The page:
The chigoe flea (Tunga penetrans) is a parasitic arthropod found in tropical climates, especially South America and the West Indies. At 1 millimeter long, the chigoe flea is the smallest known flea. Breeding female chigoes burrow into exposed skin and lay eggs, causing intense irritation. After this point, the skin lesion looks like a 5 to 10 mm white spot with a central black dot, which are the flea's exposed hind legs, respiratory spiracles and reproductive organs.
If the flea is left within the skin, infection and/or other dangerous complications may ensue.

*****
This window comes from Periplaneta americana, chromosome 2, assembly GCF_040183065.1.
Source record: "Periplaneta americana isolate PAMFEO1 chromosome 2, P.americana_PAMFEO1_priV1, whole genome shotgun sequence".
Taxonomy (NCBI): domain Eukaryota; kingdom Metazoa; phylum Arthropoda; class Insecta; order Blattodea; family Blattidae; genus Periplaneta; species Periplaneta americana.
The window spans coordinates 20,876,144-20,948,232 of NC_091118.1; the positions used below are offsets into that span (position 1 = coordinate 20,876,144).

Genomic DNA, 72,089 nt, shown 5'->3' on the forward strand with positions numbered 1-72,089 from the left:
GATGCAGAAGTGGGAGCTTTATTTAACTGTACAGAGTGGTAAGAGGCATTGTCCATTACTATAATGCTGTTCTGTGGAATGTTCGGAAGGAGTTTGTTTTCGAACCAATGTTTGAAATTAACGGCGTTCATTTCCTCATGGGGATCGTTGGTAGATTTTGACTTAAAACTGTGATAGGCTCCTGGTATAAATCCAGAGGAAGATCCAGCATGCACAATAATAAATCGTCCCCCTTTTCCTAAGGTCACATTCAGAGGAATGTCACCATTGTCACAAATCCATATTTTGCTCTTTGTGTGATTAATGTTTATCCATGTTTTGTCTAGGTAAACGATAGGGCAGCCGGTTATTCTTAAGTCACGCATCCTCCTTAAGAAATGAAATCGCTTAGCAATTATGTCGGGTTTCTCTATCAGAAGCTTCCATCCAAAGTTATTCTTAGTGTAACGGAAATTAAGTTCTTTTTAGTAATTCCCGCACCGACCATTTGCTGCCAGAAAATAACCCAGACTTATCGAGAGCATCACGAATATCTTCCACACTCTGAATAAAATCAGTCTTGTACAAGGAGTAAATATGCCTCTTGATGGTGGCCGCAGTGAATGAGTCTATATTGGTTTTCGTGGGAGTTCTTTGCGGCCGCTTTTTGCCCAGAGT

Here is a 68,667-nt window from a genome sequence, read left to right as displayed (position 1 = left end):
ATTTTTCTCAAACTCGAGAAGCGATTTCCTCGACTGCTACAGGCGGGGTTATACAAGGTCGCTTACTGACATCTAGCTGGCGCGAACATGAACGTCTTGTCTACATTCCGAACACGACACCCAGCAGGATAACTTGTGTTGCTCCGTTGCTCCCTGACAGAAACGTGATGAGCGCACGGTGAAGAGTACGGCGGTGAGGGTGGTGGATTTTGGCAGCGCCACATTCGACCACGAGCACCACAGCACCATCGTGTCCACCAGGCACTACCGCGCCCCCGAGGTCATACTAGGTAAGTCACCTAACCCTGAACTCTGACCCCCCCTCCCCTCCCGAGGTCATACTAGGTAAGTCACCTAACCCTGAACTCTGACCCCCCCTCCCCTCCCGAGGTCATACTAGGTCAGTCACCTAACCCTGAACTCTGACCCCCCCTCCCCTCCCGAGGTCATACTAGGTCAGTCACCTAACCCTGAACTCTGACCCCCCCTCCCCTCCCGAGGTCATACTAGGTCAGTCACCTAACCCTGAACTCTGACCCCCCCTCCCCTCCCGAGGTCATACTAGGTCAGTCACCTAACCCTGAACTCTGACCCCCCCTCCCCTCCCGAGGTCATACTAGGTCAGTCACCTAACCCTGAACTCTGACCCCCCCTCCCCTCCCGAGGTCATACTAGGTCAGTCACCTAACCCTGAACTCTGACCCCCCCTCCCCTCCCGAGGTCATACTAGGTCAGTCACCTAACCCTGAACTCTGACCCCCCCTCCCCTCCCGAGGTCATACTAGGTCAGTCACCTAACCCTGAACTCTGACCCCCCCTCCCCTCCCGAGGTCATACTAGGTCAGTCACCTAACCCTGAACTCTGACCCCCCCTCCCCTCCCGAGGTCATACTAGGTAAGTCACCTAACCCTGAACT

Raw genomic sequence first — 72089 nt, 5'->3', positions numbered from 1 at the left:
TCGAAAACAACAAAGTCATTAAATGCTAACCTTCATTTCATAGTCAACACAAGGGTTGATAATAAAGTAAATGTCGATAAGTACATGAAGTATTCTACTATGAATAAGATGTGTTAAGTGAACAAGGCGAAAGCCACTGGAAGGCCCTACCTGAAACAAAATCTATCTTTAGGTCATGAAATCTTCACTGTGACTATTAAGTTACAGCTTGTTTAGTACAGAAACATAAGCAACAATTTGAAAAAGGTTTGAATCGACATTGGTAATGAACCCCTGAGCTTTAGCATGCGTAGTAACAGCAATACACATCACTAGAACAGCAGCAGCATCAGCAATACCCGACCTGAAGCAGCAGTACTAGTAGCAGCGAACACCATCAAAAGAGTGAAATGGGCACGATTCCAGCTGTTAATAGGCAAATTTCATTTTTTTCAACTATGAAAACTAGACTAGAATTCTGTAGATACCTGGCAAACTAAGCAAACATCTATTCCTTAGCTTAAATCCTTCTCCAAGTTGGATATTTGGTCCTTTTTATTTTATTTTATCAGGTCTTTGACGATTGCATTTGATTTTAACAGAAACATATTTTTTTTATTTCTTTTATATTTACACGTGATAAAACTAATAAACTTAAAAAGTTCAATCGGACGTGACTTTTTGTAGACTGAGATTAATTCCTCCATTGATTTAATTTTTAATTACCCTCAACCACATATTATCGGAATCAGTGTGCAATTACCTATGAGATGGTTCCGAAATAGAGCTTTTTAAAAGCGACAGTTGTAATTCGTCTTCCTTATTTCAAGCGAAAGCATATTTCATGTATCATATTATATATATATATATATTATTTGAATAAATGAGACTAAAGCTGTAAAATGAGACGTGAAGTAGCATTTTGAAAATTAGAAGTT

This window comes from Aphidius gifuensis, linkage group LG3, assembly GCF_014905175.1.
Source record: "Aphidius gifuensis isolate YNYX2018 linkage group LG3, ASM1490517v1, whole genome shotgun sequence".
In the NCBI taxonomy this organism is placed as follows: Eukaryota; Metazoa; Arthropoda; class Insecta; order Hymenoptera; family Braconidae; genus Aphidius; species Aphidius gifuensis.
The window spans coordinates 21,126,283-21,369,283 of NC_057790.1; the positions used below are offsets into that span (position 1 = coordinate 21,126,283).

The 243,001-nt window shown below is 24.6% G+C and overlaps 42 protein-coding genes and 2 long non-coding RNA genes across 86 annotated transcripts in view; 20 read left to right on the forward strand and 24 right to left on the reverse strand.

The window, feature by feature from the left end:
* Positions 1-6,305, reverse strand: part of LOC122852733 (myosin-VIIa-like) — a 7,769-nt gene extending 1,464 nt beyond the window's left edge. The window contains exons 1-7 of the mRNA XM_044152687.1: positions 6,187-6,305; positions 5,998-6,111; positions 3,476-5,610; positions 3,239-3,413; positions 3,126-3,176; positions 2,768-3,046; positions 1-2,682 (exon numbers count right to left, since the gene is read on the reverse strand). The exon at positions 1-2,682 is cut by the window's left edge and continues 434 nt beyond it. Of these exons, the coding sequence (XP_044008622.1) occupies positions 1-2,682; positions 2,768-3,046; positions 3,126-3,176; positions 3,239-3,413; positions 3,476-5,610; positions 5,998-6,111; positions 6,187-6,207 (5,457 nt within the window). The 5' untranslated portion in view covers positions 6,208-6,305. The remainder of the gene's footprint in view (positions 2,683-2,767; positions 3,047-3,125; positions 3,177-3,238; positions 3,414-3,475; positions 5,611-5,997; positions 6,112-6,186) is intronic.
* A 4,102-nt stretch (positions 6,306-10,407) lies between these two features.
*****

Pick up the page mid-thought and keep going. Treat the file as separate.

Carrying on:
The free-living flea is a poor jumper and can only reach a height of around 20 centimeter; therefore the use of closed shoes (as opposed to sandals or slippers) is an effective way of preventing infection.
The parasitic flea lives in soil and sand, and feeds intermittently on warm-blooded hosts such as humans, cattle, sheep, dogs, mice, and other animals. In order to reproduce, the female flea burrows head-first into the hosts' skin, often leaving the caudal tip of its abdomen visible through an orifice in a skin lesion. This orifice allows the chigoe flea to breathe while feeding on blood vessels in the cutaneous and subcutaneous dermal layer. In the next two weeks, the flea releases about 100 eggs through the orifice, which fall to the ground. The flea then dies and is sloughed by the host's skin. Within the next three to four days, the eggs hatch and mature into adult fleas within three to four weeks.